Likewise, in a similar vein of not being able to accept being called out, a few months ago someone I have known (and debated with over subjects like the Civil War and politics–he being far more of a libertarian than I am, while I am far more of a fan of Abraham Lincoln than he is) unfriended me without warning because I showed that one of his pet beliefs about the relocation of the Home Office to a rural area outside of Denton, Texas was not the will of God by the use of a syllogism:  We know from the Bible that God’s will prevail and cannot be thwarted by men.  The Home Office relocation was thwarted.  Therefore, it was not God’s will.  As this is a man who prides himself on his intellectual and logical capabilities, he seemed unable to graciously accept the rebuke that his position was illogical, so he did the mature thing and unfriended me in a snit because to do otherwise would be too humbling to his sense of pride.

There are many stories I could add to this list, but they all show a common  thread to them that I would like to point out.  All of us are most vulnerable on points dealing with our pride.  Whether that is pride in our position and status, in our abilities (intellectual and otherwise) or in our integrity, when the point in which we have pride is attacked, our response tends to be hostile and fierce.  As a prickly person myself, I am certainly aware of this tendency within me, but being aware of it I try not to let it get to the point where I prevent the breaches that result from such attacks on my dignity from destroying all chance for the friendship to be rebuilt, once a suitable apology is received.

Not everyone, though, seems to wish for the lines of communication to remain open, even if they are not used for days, or weeks, or months, or years as the wounds to our pride heal and we can look a bit more dispassionately at a friend and say that even with their tendency to hit sensitive areas that knowing them and continuing the friendship with them is still worthwhile, at least for the friendship that was, if not for the friendship that is, and perhaps also for the friendship that may yet be again.  Why burn bridges unnecessarily?  Why act as if any reminder of the existence of the other person is too painful to think about?  We should all be mature enough emotionally to realize that other people can hit us where it hurts, that we do the same to others (I know I do at least), and that this does not make us bad people or unworthy of recognizing as friends, relatives, and acquaintances.  How can people apologize to us or get to the point where we can all laugh at our foibles if we cut off communication from them?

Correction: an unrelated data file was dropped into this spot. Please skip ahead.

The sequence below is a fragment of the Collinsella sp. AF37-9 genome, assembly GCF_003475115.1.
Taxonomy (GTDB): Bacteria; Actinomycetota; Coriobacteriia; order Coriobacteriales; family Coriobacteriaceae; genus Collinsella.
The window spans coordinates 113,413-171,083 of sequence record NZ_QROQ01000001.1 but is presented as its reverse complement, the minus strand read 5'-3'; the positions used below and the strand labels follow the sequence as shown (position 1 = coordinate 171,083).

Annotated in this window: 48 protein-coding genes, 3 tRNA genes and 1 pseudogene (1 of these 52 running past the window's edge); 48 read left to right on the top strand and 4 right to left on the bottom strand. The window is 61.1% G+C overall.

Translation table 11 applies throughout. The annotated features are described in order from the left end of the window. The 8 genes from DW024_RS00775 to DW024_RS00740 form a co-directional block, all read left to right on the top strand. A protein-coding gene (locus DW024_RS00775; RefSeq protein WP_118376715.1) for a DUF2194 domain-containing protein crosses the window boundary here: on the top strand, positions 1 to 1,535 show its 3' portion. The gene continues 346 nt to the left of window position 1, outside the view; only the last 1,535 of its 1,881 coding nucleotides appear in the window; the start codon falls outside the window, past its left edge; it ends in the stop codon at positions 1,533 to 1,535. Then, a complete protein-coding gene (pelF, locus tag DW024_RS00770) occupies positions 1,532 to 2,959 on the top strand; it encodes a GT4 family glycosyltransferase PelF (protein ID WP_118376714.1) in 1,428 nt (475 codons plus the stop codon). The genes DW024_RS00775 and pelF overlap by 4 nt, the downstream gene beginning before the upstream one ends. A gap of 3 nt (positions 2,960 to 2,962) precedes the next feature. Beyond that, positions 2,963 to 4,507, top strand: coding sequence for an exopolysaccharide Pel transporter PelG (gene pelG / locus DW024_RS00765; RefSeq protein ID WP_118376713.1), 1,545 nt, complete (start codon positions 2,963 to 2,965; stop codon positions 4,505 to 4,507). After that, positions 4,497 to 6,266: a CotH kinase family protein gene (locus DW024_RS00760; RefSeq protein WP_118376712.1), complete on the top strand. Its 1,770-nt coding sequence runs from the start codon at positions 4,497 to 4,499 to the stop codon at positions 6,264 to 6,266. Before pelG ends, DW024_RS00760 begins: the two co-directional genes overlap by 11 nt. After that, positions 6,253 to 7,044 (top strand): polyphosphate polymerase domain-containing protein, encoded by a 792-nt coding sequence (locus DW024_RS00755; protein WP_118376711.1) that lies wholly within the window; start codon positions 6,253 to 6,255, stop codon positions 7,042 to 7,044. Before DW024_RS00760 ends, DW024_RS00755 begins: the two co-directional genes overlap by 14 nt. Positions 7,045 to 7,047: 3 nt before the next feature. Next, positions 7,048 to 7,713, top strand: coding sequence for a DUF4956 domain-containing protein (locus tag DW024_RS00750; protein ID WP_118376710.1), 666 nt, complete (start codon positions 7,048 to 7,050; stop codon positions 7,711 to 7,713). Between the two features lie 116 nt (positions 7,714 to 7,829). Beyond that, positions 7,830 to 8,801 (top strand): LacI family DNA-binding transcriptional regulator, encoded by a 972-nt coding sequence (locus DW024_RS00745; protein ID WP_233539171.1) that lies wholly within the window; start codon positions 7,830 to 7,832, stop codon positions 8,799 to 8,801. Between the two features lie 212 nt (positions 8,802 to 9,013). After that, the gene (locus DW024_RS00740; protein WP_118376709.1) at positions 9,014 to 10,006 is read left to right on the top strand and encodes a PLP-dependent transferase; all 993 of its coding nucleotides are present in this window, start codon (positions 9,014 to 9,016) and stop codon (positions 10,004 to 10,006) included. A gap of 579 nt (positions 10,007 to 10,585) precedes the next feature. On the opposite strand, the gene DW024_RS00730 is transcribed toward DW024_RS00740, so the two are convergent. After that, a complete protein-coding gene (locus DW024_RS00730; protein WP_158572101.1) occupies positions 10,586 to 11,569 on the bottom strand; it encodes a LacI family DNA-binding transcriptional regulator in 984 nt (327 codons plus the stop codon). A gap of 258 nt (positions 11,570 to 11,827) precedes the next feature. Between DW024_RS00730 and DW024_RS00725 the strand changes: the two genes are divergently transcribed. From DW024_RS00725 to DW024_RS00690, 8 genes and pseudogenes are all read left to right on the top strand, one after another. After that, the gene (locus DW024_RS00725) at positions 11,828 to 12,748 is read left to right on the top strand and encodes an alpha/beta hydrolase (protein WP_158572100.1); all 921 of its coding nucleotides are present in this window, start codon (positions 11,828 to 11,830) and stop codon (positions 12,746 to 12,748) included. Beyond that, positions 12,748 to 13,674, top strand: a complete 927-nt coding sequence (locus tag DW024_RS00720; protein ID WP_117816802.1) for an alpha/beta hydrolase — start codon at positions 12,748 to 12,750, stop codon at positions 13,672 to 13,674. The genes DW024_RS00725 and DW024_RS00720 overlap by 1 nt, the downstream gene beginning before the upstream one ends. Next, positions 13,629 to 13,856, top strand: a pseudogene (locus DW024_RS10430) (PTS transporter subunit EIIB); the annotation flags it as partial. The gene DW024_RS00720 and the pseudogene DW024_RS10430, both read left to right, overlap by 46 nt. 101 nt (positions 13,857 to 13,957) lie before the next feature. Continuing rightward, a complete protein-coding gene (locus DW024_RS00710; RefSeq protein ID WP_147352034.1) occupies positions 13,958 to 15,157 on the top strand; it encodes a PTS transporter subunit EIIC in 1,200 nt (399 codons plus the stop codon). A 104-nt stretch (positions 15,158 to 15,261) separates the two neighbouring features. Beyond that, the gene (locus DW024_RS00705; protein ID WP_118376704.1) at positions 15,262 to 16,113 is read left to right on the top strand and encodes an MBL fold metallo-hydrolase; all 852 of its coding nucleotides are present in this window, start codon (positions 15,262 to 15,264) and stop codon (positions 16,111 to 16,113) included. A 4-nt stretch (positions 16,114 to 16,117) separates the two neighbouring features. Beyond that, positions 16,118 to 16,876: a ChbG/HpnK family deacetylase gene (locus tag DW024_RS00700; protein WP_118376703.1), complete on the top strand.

So, if there is one point I can make from this, it is that we should not be drama queens.  We should not throw temper tantrums and snits, or destroy lines of communication, simply because someone calls our bluff.  We should all be men and women enough to own up to being caught flat footed, to do what is necessary to recover, and to resolve not to be so blind about ourselves again.  We can all use the reminders that our pride can blind us to the way we really are, and we ought to appreciate those who provide such reminders to us rather than upset, even if we feel angry for a while (I know I do).  Best of all, not being a drama queen can help you avoid being mocked on the internet in a message like this.  Trust me, you don’t want that.

About nathanalbright

I'm a person with diverse interests who loves to read. If you want to know something about me, just ask.
This entry was posted in Christianity, Church of God, Musings and tagged , , , . Bookmark the permalink.

1 Response to Drama Queens: A Note On Maturity

  1. Pingback: Be Careful What You Wish For | Edge Induced Cohesion